So keep in mind that the mushroom is temporary, whereas mycelium is forever (or at least persists for the life of the fungus.) Another important point is that fungi are not plants. They are their own kingdom, and they’re actually more closely related to animals than to plants. That doesn’t mean they behave more like us, though. We, of course, have very permanent reproductive structures, and we have a single sexual reproductive cycle, as opposed to the fungi’s separate sexual and asexual cycles.
The idea that you should never, ever pull up a mushroom seems to be a misunderstanding of fungal anatomy. Many people assume that because mushrooms pop out of the ground like plants, that means that like plants if you remove the whole mushroom you’re killing the entire fungus. While that certainly happens when many plants are uprooted (assuming you aren’t leaving behind runners or root fragments that can regenerate), you’re still leaving the bulk of the fungus in the ground, albeit without its spore-producing mushroom. The mycelium will continue to produce mushrooms for the duration of the fruiting season even if you pull up every single mushroom you find with your bare hands. In fact, leaving the broken stump of the mushroom’s stipe behind not only deprives you of another bite or three of tasty mushroom, but it can also leave the fungus vulnerable to diseases as it creates a much larger open wound that’s exposed to the air. Moreover, that stump isn’t going produce another mushroom in the way that a severed plant’s stem might regenerate; rather, it’s sort of a single-use structure that’s going to rot away after you leave it.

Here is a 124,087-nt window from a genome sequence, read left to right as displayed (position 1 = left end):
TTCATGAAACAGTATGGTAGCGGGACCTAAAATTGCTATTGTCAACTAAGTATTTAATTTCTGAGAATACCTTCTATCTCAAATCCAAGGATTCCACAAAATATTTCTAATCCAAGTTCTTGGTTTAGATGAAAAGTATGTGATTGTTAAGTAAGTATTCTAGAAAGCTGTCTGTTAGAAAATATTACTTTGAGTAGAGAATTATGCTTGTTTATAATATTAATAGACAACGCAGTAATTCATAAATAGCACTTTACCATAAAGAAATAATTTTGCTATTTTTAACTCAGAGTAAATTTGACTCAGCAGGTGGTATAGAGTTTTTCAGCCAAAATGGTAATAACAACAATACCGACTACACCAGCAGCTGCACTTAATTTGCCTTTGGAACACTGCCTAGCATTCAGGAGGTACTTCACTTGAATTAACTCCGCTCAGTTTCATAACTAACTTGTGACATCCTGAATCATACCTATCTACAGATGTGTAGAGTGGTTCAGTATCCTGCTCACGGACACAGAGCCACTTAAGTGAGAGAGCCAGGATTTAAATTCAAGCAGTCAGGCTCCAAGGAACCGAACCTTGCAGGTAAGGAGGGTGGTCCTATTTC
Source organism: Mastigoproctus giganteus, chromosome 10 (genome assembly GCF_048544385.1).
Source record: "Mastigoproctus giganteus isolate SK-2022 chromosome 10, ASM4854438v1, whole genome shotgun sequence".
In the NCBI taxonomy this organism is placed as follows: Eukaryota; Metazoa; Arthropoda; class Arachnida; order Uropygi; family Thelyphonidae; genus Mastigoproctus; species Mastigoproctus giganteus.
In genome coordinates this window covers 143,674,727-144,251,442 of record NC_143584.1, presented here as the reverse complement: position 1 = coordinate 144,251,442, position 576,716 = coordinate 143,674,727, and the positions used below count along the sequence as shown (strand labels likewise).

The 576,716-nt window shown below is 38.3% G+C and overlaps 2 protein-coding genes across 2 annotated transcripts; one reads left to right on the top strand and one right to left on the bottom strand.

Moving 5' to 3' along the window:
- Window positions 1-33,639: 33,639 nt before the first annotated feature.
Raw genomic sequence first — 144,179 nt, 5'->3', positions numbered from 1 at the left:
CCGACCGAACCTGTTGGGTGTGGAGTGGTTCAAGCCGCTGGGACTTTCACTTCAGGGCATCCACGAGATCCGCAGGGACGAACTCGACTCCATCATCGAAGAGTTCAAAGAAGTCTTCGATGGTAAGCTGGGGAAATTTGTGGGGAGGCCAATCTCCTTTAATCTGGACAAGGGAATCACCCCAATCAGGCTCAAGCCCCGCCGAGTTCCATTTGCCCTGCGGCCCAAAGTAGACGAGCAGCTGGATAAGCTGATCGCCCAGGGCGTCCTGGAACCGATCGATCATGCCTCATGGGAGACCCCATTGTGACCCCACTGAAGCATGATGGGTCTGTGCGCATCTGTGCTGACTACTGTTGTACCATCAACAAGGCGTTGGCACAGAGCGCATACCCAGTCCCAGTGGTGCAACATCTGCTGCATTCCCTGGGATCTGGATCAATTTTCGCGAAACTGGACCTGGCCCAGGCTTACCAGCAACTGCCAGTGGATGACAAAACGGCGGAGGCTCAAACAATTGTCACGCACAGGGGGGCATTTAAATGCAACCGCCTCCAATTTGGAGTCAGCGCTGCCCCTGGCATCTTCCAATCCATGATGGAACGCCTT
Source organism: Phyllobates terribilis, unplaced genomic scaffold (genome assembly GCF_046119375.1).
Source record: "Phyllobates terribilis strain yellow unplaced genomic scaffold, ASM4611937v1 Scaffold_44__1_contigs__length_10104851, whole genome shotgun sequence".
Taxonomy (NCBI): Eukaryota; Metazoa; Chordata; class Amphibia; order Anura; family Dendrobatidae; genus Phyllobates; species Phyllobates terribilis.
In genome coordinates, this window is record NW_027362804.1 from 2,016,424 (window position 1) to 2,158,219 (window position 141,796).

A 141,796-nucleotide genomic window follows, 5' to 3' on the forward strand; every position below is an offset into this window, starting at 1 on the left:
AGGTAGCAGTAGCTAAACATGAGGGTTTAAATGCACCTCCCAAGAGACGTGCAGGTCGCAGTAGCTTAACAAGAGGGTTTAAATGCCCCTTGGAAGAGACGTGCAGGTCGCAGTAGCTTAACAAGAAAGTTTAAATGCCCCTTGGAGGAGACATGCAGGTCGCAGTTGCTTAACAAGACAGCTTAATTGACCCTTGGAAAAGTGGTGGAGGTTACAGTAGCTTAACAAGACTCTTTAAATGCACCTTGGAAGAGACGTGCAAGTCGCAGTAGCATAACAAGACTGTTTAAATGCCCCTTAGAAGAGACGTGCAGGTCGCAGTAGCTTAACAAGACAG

What about long-term effects? Does pulling or cutting mushrooms affect whether the fungus will produce more or fewer mushrooms in the future? Well, several studies, some stretching over decades, demonstrate that it really doesn’t matter either way. In fact, most of the time both pulled and cut patches performed the same year after year, with only a somewhat larger harvest in pulled patches in a minority of cases. Remember that correlation doesn’t automatically prove causation, and there may have been a confounding variable at play.